On one occasion of my rereading Maugham’s novel, I decided to flesh out some stories during Larry Darrell’s exile in Paris that I felt the novel kept hidden.  It was fun and a great exercise in fleshing out a situation with one of my beloved characters.  I’ve taken one of those exercises and placed it below for anyone’s reading amusement or disgusted outrage at the amateurish attempt.  You be the judge.

Paris. 1923.
Larry Darrell remembered that he left the novel he was reading back at his squalid tiny apartment off Rue de Rivoli-Le Marais. He loved that tiny space. He had acquired so many books these days that they lined the walls covering the exposed chipped paint that badly needed a fresh coat. Need to talk to the landlord about that, thought Larry.
The avenue he chose to walk tonight was a different route to his favorite eatery. Larry liked to change things up, enter the unknown. He was never a man of habit,
or so he fancied himself to be. Yet, Larry was a seeker. Someone who searched for answers to questions he has yet to think of. Life, love, existence, and the pursuit of his next glass of wine.
Damn, I won’t have anything to read at dinner tonight, Larry rumbled inside. The alley was dark with running water and he stumbled across the broken pavement stones, cursing at his clumsiness. Larry wiped his brow and fished in his pockets for that Mekka he bummed off that university professor yesterday. An interesting conversation, the bespectacled professor claimed the novel as a dead art form with nothing more to be said after Joyce’s odyssey through Dublin. Larry clasped his prize from his pocket and struck a match on the brick side, lighting the alleyway momentarily in a fiery red haze.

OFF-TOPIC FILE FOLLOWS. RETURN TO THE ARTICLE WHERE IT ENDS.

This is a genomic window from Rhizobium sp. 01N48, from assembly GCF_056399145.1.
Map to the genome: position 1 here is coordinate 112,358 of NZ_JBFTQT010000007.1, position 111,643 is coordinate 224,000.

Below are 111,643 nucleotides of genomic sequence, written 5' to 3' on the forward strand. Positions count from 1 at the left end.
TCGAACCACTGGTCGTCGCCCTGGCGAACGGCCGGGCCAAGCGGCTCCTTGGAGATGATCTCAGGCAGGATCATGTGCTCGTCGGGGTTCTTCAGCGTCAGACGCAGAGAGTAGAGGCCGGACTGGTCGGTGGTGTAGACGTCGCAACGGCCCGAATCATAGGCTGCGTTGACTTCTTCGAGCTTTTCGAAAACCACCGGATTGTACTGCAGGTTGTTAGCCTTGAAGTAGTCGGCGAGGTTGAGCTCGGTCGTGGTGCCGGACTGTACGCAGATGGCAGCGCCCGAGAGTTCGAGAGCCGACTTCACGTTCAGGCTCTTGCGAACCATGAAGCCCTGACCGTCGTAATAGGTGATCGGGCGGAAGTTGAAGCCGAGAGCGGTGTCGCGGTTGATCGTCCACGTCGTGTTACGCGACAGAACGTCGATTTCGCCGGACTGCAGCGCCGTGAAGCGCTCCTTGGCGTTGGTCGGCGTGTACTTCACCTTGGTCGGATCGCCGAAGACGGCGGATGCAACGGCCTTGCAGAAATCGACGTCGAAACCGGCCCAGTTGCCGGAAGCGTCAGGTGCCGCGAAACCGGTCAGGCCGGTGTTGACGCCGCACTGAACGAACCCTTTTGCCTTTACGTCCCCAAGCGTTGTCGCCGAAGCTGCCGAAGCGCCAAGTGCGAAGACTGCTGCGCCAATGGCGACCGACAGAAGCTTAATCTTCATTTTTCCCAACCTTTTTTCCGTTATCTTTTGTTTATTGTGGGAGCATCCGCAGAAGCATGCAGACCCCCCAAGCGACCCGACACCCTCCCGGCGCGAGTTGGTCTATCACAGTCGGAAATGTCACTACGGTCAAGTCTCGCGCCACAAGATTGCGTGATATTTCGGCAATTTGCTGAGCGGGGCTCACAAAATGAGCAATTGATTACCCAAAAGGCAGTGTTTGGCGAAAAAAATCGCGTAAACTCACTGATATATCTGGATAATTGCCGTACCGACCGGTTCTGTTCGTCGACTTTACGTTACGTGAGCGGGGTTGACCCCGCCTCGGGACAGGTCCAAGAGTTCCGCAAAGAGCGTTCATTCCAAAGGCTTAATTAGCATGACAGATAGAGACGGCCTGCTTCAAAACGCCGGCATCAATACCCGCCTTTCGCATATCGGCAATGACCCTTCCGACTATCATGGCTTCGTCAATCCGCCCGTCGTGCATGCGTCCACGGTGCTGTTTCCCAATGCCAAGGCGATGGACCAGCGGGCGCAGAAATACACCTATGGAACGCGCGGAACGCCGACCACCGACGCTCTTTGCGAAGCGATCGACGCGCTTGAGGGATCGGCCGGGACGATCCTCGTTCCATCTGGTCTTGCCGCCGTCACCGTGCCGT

With a smoke halo across Larry’s crown, his eyes looked up at the stars as if searching for a God that did not exist. He let out a heavy sigh. It has been a tough year since The City Of Lights captured his attention and it has since disappointed him time and time again. The food was fine, when he had enough to actually pay. The libraries and dusty book shops were better. He spent hours perusing novels, histories, philosophical diatribes, and the occasional newspaper. There was something that bothered Larry. Something that followed him these days. That bitter taste in his mouth was from the loneliness he felt. It was getting harder with each day. All the books in all the world still had no answers to quell this empty space he seemed to live in. So, Larry kept reading. Life had meaning, he waxed, but in layers. Each one of those layers opened to another more complex one, like some onion he saw prepared at Le Procope.
The cigarette was tossed into a pool of brackish water down from the cannery. Larry eyed the cozy lit restaurant ahead and put his hands in his trouser pockets. I have enough for some wine and some cheese, he noted. Damn. Wish I had remembered that book, Larry thought. He hated to eat alone without something to read.